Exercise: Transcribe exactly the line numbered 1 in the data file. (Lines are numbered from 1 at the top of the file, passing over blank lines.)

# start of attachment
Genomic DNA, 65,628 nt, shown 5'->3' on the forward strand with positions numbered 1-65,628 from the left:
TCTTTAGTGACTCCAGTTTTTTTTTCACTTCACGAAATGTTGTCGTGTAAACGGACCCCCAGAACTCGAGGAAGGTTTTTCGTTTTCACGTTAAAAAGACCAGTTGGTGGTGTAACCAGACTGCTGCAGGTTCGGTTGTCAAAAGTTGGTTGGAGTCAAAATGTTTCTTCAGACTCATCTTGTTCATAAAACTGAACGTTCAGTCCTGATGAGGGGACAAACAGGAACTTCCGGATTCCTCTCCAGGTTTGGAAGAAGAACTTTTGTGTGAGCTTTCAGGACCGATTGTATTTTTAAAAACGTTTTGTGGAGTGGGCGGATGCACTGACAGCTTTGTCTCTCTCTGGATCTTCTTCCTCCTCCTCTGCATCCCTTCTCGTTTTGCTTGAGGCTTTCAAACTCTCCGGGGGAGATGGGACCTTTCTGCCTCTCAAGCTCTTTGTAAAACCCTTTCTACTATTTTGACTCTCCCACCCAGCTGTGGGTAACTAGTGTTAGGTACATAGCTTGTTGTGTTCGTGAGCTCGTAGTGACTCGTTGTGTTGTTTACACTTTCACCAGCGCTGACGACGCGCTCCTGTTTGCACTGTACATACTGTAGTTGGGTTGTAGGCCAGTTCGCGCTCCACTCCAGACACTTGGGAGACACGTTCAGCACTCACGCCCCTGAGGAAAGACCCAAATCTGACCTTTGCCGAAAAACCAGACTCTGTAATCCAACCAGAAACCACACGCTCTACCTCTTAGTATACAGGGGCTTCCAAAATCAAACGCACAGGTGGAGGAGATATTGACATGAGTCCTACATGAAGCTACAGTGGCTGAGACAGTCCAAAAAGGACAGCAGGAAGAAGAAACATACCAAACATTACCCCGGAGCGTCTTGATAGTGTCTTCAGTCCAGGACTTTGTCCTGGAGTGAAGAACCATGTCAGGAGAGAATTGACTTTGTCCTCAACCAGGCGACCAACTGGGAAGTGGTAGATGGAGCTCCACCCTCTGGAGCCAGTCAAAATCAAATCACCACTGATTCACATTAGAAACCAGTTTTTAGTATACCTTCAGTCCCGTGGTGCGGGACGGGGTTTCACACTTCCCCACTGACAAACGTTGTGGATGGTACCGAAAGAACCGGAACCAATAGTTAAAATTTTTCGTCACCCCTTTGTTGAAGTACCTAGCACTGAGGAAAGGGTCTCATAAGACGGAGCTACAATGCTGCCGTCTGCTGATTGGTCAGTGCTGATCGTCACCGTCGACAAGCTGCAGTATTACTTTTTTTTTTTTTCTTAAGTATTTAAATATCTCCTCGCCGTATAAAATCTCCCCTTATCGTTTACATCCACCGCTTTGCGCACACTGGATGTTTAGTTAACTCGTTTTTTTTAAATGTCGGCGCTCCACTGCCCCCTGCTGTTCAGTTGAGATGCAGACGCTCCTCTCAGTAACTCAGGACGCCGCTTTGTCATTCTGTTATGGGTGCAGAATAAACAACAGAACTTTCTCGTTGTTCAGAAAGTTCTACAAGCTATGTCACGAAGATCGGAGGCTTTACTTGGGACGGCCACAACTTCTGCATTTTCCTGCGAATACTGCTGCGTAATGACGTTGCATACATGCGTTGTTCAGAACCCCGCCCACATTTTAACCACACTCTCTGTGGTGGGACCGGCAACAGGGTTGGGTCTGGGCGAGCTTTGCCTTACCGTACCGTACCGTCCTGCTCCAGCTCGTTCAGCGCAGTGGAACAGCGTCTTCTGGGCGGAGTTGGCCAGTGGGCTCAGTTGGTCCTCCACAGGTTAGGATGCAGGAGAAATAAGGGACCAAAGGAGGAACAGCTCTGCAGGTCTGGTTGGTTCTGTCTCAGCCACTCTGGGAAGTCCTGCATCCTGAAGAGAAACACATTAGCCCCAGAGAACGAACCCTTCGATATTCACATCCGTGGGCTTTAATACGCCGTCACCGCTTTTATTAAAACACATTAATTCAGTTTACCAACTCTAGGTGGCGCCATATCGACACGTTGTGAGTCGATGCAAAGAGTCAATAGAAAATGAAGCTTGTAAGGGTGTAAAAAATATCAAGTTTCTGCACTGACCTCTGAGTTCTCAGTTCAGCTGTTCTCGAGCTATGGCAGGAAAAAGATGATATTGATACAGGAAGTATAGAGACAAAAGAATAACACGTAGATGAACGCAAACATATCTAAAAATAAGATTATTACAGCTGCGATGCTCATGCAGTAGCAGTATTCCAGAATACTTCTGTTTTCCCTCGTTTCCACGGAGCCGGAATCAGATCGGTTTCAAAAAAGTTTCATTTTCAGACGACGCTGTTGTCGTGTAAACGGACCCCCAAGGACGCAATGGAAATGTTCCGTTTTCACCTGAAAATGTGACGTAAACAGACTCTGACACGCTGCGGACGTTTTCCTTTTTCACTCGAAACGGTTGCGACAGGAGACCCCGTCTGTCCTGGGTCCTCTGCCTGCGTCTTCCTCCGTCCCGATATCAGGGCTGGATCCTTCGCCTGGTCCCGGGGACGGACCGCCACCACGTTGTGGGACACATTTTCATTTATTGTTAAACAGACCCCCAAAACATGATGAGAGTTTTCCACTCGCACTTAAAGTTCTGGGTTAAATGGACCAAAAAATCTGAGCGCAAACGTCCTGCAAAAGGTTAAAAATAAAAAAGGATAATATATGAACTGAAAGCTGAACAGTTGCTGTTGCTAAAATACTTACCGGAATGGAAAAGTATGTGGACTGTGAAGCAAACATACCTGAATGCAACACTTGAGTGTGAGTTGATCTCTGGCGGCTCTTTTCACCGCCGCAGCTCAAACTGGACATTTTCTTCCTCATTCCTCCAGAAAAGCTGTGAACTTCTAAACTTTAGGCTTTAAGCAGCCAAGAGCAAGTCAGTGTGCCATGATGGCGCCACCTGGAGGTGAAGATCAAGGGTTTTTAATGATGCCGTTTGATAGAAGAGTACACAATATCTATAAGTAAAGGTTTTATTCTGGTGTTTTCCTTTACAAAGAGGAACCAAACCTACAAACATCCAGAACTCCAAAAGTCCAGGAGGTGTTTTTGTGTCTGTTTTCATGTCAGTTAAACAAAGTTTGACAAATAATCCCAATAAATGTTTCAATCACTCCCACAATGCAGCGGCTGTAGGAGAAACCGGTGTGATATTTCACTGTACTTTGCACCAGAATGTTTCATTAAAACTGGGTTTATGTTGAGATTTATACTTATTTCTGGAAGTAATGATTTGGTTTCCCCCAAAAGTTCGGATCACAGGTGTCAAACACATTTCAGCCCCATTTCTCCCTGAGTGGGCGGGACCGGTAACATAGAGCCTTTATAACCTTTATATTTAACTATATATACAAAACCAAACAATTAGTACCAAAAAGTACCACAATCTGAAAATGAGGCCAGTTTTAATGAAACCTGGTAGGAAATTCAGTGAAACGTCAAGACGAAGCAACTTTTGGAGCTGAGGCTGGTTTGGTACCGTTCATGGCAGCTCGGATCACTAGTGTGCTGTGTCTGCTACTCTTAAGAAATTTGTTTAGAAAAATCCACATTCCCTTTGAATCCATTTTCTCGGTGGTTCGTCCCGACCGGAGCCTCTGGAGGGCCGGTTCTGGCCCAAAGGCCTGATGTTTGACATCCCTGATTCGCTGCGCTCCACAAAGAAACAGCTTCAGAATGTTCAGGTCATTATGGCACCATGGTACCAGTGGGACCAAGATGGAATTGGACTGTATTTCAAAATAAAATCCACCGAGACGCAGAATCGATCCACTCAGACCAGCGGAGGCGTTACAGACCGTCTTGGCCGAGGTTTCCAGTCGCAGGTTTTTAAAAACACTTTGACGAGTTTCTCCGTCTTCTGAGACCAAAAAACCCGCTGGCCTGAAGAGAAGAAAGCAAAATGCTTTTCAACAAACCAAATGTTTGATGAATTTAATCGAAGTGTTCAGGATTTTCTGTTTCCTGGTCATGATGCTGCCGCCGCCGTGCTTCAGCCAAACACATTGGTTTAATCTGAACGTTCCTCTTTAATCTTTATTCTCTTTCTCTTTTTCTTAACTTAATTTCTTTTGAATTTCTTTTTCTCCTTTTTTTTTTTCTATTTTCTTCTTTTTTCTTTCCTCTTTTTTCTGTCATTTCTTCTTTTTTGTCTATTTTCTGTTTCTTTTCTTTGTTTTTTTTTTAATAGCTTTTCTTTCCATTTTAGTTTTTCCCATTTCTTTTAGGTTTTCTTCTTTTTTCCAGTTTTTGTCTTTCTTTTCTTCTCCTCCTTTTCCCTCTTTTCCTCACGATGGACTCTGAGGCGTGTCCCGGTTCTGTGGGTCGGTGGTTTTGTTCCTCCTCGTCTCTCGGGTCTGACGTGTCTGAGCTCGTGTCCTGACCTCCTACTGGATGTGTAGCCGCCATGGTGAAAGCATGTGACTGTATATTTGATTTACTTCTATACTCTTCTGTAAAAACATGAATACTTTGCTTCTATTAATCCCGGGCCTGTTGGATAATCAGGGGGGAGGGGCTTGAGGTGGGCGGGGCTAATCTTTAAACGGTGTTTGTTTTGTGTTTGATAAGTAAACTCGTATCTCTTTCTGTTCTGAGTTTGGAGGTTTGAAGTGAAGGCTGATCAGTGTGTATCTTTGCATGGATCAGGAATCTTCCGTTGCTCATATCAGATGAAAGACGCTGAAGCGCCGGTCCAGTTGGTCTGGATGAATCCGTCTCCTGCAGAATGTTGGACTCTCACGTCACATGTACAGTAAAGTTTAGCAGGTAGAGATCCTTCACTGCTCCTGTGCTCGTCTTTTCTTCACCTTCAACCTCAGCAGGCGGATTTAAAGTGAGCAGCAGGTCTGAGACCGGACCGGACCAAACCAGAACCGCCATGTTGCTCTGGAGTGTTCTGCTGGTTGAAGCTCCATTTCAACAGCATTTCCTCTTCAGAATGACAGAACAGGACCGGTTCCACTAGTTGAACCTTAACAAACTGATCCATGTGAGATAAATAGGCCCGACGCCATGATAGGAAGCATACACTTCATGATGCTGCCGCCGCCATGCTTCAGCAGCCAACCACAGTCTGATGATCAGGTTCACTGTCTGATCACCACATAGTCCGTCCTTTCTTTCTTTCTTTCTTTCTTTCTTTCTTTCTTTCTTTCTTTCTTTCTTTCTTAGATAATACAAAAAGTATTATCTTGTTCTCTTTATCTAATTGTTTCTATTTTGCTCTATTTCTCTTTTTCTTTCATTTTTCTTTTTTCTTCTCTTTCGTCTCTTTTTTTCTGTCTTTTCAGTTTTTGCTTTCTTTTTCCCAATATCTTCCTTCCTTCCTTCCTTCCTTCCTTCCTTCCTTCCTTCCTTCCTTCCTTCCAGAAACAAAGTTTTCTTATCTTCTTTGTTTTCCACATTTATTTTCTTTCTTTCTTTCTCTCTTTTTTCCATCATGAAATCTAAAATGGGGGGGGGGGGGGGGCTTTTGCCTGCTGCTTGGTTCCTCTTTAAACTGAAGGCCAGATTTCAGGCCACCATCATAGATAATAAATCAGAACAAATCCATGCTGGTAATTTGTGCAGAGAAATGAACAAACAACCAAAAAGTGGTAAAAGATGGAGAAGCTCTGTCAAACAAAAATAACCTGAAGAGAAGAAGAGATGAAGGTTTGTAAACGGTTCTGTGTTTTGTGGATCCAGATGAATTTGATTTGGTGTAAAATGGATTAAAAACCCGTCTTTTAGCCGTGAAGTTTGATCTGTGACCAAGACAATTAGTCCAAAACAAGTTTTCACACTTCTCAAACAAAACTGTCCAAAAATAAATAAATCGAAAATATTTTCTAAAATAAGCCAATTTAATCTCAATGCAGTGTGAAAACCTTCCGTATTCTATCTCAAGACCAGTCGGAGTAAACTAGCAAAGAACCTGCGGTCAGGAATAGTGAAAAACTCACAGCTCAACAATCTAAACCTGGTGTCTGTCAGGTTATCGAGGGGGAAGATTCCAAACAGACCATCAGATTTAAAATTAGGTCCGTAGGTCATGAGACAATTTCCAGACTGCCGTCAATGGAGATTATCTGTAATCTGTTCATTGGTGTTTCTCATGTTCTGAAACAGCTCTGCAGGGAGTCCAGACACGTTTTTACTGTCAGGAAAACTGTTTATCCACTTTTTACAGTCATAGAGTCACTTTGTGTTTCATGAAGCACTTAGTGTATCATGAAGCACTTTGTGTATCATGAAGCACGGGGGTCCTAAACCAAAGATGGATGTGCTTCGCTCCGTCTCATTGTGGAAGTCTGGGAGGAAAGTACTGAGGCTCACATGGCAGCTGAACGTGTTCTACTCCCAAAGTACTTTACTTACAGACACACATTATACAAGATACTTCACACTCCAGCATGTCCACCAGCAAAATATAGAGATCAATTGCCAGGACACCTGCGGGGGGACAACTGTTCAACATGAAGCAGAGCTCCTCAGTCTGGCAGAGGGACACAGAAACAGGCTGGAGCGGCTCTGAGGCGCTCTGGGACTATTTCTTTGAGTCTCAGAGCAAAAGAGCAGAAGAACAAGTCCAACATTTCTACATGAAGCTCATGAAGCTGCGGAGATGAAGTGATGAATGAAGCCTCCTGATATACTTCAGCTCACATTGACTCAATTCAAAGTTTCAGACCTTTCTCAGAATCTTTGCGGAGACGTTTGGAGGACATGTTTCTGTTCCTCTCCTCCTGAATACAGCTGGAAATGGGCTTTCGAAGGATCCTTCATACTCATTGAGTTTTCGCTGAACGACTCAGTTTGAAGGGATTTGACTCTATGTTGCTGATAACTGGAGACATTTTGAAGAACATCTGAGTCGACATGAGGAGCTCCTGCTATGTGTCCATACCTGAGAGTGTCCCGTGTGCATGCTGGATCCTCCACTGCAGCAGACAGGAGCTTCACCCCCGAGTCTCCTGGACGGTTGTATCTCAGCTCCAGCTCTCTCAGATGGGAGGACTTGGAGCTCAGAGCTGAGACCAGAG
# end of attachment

Genomic DNA, 65,628 nt, shown 5'->3' on the forward strand with positions numbered 1-65,628 from the left: